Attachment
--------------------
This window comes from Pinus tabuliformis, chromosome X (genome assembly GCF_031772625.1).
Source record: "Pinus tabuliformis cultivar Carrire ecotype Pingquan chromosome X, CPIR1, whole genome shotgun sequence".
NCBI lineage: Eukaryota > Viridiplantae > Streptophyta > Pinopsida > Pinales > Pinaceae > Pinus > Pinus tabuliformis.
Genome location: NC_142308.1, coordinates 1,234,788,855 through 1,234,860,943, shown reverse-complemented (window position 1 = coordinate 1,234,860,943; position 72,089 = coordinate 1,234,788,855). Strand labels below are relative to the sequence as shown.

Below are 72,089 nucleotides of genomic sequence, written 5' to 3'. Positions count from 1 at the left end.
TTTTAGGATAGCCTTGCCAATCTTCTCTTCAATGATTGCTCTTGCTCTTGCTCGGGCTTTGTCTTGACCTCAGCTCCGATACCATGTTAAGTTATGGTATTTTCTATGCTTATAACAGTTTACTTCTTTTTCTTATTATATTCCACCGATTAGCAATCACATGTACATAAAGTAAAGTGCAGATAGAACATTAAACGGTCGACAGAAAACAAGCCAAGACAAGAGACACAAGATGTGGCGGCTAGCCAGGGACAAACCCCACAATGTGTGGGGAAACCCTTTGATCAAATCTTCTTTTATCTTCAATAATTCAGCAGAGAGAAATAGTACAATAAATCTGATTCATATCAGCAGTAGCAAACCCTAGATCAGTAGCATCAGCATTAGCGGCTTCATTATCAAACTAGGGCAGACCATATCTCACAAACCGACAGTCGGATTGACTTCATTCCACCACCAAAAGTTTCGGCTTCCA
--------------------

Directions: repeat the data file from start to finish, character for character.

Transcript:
This window comes from Pinus tabuliformis, chromosome X (genome assembly GCF_031772625.1).
Source record: "Pinus tabuliformis cultivar Carrire ecotype Pingquan chromosome X, CPIR1, whole genome shotgun sequence".
NCBI lineage: Eukaryota > Viridiplantae > Streptophyta > Pinopsida > Pinales > Pinaceae > Pinus > Pinus tabuliformis.
Genome location: NC_142308.1, coordinates 1,234,788,855 through 1,234,860,943, shown reverse-complemented (window position 1 = coordinate 1,234,860,943; position 72,089 = coordinate 1,234,788,855). Strand labels below are relative to the sequence as shown.

Below are 72,089 nucleotides of genomic sequence, written 5' to 3'. Positions count from 1 at the left end.
TTTTAGGATAGCCTTGCCAATCTTCTCTTCAATGATTGCTCTTGCTCTTGCTCGGGCTTTGTCTTGACCTCAGCTCCGATACCATGTTAAGTTATGGTATTTTCTATGCTTATAACAGTTTACTTCTTTTTCTTATTATATTCCACCGATTAGCAATCACATGTACATAAAGTAAAGTGCAGATAGAACATTAAACGGTCGACAGAAAACAAGCCAAGACAAGAGACACAAGATGTGGCGGCTAGCCAGGGACAAACCCCACAATGTGTGGGGAAACCCTTTGATCAAATCTTCTTTTATCTTCAATAATTCAGCAGAGAGAAATAGTACAATAAATCTGATTCATATCAGCAGTAGCAAACCCTAGATCAGTAGCATCAGCATTAGCGGCTTCATTATCAAACTAGGGCAGACCATATCTCACAAACCGACAGTCGGATTGACTTCATTCCACCACCAAAAGTTTCGGCTTCCA